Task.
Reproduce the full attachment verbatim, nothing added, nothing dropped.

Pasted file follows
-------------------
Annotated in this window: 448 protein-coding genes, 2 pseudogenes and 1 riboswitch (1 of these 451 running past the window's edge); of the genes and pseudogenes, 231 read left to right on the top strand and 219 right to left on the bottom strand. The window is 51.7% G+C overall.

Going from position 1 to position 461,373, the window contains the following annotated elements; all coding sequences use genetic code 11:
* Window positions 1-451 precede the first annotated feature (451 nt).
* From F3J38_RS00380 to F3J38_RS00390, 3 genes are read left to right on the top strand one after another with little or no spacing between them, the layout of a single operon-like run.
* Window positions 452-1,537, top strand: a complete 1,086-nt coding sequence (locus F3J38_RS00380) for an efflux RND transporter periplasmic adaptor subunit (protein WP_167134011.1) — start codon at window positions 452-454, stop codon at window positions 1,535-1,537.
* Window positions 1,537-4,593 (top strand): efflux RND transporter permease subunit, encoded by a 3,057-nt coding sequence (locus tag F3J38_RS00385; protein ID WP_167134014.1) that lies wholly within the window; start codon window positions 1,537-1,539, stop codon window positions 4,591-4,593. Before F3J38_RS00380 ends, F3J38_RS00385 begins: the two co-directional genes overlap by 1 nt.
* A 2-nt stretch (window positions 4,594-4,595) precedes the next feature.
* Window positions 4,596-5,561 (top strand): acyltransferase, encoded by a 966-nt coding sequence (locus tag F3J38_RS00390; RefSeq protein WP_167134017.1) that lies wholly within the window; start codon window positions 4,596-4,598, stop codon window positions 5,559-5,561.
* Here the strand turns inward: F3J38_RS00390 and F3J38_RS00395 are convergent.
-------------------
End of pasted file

Annotated in this window: 448 protein-coding genes, 2 pseudogenes and 1 riboswitch (1 of these 451 running past the window's edge); of the genes and pseudogenes, 231 read left to right on the top strand and 219 right to left on the bottom strand. The window is 51.7% G+C overall.

Going from position 1 to position 461,373, the window contains the following annotated elements; all coding sequences use genetic code 11:
* Window positions 1-451 precede the first annotated feature (451 nt).
* From F3J38_RS00380 to F3J38_RS00390, 3 genes are read left to right on the top strand one after another with little or no spacing between them, the layout of a single operon-like run.
* Window positions 452-1,537, top strand: a complete 1,086-nt coding sequence (locus F3J38_RS00380) for an efflux RND transporter periplasmic adaptor subunit (protein WP_167134011.1) — start codon at window positions 452-454, stop codon at window positions 1,535-1,537.
* Window positions 1,537-4,593 (top strand): efflux RND transporter permease subunit, encoded by a 3,057-nt coding sequence (locus tag F3J38_RS00385; protein ID WP_167134014.1) that lies wholly within the window; start codon window positions 1,537-1,539, stop codon window positions 4,591-4,593. Before F3J38_RS00380 ends, F3J38_RS00385 begins: the two co-directional genes overlap by 1 nt.
* A 2-nt stretch (window positions 4,594-4,595) precedes the next feature.
* Window positions 4,596-5,561 (top strand): acyltransferase, encoded by a 966-nt coding sequence (locus tag F3J38_RS00390; RefSeq protein WP_167134017.1) that lies wholly within the window; start codon window positions 4,596-4,598, stop codon window positions 5,559-5,561.
* Here the strand turns inward: F3J38_RS00390 and F3J38_RS00395 are convergent.